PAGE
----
We do everything we can to give everyone a fair shot at a ticket to Burning Man, and we work with our ticketing partner Ticketfly to do just that. In an attempt to execute a smooth sale, Ticketfly adjusted how they implemented the queueing technology they use, which inadvertently resulted in 3,500 people who showed up early being placed in the front of the line during the March 23 Main Sale.
Because these people did nothing malicious, we’re not going to cancel their purchases, but unfair advantages are not acceptable, and we are working with Ticketfly to fix this problem for all future sales, including the August 3 OMG Sale. So what happened?
What Happened Before the Sale
Early in the planning process for the 2016 Main Sale, Ticketfly wanted to put a waiting room in place before the sale to accommodate the expected high server load. Under this plan, Burners who entered the sale before it opened would be placed in a “pre-queue” waiting room, and when the sale opened, everyone in that room would be randomly assigned a place in line.
We pushed back on this idea because it conflicted with our longtime policy that arriving early for a sale shouldn’t give one an advantage over someone who arrives when the sale officially begins. In this respect we’re kind of industry oddballs — it is standard practice in most high-volume ticket sales to use a waiting room like this, but it is philosophically out of line with how we feel participants should be treated in a sale.
In response, Ticketfly insisted the system was necessary to ensure a smooth sale, so we sent our standard night-before reminder email to everyone registered for the sale, including an explanation about the waiting room, to be transparent about the process.
In order to be fair to people who signed on at noon (as they were originally told to), we wanted the 20-minute waiting room to open at 11:45 am. That way, places in line wouldn’t be assigned until 12:05 pm, allowing people arriving promptly at noon to still have an equal chance. Everyone who showed up after 12:05 would be placed in line behind them.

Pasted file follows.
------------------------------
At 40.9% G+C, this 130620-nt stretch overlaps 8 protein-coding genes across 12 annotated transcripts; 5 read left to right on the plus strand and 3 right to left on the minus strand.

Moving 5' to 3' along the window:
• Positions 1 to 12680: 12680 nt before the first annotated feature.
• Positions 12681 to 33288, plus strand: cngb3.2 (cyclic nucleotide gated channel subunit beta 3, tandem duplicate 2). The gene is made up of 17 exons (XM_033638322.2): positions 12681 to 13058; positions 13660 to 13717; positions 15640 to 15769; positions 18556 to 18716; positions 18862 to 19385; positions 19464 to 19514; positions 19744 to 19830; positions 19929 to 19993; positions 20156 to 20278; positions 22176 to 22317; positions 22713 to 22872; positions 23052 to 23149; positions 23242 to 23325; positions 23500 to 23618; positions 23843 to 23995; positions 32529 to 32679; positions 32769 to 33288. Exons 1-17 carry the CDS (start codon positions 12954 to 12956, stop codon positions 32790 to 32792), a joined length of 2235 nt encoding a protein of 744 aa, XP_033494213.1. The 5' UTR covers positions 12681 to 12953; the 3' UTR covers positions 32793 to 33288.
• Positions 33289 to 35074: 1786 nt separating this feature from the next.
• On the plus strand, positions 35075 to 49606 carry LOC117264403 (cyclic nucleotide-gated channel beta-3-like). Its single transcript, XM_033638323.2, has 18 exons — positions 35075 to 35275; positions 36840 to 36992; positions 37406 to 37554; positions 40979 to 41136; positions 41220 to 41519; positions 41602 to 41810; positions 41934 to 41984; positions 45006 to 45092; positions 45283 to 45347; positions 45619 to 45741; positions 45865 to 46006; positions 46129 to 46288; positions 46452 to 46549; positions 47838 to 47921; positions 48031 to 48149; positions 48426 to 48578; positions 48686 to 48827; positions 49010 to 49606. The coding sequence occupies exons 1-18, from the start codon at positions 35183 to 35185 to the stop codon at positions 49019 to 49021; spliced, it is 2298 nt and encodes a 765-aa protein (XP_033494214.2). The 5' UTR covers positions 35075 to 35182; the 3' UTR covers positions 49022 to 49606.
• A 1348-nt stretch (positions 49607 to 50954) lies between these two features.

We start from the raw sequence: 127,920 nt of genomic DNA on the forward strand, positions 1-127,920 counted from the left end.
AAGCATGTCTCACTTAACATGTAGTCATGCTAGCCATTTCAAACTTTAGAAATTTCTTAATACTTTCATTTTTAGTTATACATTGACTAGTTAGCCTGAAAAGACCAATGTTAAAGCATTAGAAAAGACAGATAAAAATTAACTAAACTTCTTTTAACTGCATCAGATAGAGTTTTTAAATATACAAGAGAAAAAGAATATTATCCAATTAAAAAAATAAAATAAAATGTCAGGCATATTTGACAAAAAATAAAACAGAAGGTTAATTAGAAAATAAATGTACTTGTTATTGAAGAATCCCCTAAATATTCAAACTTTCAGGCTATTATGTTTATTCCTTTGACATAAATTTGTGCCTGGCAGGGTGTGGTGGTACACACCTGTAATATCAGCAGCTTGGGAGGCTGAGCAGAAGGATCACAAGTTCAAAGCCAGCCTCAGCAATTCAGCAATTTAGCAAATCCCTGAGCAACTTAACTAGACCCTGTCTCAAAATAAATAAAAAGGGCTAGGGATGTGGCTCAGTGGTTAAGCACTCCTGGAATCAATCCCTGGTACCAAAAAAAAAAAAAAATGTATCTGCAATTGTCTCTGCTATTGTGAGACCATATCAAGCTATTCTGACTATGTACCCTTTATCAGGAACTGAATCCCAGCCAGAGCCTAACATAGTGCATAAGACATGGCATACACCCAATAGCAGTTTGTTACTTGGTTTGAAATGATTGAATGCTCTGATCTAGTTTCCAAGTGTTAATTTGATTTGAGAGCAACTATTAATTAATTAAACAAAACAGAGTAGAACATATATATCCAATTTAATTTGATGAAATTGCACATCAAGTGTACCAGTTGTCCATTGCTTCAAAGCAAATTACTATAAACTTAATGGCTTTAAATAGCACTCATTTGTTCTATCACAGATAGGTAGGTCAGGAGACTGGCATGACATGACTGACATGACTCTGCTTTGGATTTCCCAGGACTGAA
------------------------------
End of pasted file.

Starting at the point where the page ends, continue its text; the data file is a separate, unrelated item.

It wasn’t ideal, but this compromise satisfied Ticketfly’s need to protect their system from attack and overload, and our need to not leave anyone out in the cold who showed up right at the official 12:00 pm sale time. Unfortunately, it turns out this isn’t what happened.
What We’ve Learned Since the Sale
Before 11:30 am, the Ticketfly system reached a load threshold that triggered the opening of a pre-pre-queue, called a “safety net”, that could absorb the crush of people attempting to line up in the minutes before the official start of the pre-queue. Here’s where human error comes into play: Ticketfly did not anticipate how the safety net would interact with the waiting room, and proceeded to open the expected waiting room at 11:30 am, 15 minutes earlier than we’d agreed and publicized. This waiting room was open for 35 minutes, still ending at 12:05 pm. Unbeknownst to us though, the roughly 3,500 people that arrived in the “safety net” period were given preferential placement ahead of everyone else to buy tickets and vehicle passes.
Reports from participants who experienced anomalies during the Main Sale began trickling in, and our team immediately started researching the claims and pressed Ticketfly for a more in-depth analysis. We scheduled a debrief meeting for April 11 to share the results of the research and address any remaining questions. It was at this point BRC learned about the failure of those caught in the “safety net” to be randomized along with everyone else.
Needless to say, we don’t like being in the position of having to notify people late in the game of a change in how the system works. On top of that, you can imagine our frustration upon learning of the system’s failure to faithfully randomize everyone. We hate that this happened. Please know that Ticketfly is keenly aware of how important it is to fix this problem and are committed to getting it right next time. And to you, we are sorry.
We genuinely wish ticket scarcity didn’t have to weigh on the community consciousness. Unfortunately, the reality is that demand far outstrips supply. But if you didn’t get tickets in the Main Sale, try not to lose heart; there are still options: The Secure Ticket Exchange Program (STEP) opens to those seeking tickets April 27, the OMG Sale happens August 3, and the Low Income Ticket Program is still accepting applications for those who have a demonstrable need for it. Also, keep in mind many tickets change hands among Burners during the summer as people’s plans settle down. This is practically a tradition. Be patient, get the word out, stay connected to your Burner community, and one could very well make its way to you.